Archaeologists excavating near the edge of Trafalgar Square in London have found evidence of early Christianity in England, suggesting the area has a much older religious significance than was originally believed.
The treasure hoard in the empty grave consists of a gold pendant inlaid with blue-green glass; glass beads and fragments of silver (possibly a neck pendant); and two pieces of amethyst, possibly earrings.
The empty grave, judging by its treasure, and several of the other early graves in the cemetery are estimated to date from the time that Bertha was Queen of Kent – 590 to 610.
The excavations have also revealed a second mystery. At least one of the other graves was pre-Anglo-Saxon and dates from the very late Roman or immediate post-Roman period. The burial, in a stone sarcophagus, was also Christian – like virtually all the others – but was 200 years older.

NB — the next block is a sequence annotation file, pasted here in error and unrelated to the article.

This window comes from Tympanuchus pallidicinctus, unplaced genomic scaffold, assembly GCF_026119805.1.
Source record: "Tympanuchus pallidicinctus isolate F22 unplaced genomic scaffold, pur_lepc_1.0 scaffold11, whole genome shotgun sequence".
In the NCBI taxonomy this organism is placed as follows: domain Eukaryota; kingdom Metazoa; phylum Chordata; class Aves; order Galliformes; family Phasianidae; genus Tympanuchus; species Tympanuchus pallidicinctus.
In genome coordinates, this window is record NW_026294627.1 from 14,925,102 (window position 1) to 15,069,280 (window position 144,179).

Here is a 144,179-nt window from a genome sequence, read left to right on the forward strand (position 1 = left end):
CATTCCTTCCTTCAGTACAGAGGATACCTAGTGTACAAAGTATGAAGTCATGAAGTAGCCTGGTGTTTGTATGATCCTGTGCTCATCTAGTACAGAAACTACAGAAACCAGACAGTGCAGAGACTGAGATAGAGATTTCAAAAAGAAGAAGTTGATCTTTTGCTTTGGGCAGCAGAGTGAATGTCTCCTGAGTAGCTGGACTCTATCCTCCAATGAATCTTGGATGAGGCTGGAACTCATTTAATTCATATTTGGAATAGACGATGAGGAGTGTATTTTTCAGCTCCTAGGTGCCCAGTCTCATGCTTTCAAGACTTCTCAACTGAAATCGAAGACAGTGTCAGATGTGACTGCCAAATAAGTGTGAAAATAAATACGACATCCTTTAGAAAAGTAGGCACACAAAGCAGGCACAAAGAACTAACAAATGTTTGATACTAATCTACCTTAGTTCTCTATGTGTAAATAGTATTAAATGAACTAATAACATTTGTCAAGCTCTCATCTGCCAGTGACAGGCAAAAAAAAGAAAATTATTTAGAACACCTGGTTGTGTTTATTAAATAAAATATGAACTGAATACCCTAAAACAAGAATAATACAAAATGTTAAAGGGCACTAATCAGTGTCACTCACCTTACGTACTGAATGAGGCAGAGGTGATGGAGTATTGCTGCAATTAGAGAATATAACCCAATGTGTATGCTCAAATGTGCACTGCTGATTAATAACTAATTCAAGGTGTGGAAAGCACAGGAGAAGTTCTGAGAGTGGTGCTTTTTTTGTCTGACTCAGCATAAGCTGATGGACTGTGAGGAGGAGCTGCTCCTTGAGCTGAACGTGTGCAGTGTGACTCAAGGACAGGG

This raises the possibility that the site had Christian links long before the conversion of Anglo-Saxon England, possibly as the location of a small church or mortuary chapel built there in the very late Roman period, immediately before the Anglo-Saxon pagan conquest. This would mean St Martin-in-the-Fields is London’s oldest surviving ecclesiastical site, predating St Paul’s by some two centuries.
An Israeli archaeologist says he has found the tomb of King Herod, the ruler of Judea while it was under Roman administration in the first century BC.